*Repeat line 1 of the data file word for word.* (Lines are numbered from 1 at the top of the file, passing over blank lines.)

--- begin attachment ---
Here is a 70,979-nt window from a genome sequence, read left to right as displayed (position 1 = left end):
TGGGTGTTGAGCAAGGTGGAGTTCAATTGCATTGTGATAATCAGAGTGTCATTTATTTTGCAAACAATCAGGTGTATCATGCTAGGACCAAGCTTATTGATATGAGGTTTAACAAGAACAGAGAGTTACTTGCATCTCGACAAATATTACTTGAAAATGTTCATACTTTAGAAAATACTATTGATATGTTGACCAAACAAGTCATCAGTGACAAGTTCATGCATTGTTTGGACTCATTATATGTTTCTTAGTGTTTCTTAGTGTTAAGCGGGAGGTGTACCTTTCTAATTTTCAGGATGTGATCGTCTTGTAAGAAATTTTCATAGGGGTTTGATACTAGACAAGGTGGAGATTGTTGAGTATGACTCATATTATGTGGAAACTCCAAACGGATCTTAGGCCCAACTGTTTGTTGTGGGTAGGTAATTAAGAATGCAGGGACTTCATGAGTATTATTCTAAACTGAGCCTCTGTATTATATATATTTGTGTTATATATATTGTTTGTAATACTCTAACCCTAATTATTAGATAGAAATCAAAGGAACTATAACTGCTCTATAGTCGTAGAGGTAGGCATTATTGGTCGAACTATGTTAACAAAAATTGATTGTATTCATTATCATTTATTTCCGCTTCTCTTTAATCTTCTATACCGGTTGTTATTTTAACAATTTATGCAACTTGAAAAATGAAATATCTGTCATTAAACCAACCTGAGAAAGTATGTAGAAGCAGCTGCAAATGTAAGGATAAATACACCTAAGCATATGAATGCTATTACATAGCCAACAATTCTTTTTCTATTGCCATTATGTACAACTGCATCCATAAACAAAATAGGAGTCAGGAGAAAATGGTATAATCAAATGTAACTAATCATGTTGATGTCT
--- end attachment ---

Here is a 70,979-nt window from a genome sequence, read left to right as displayed (position 1 = left end):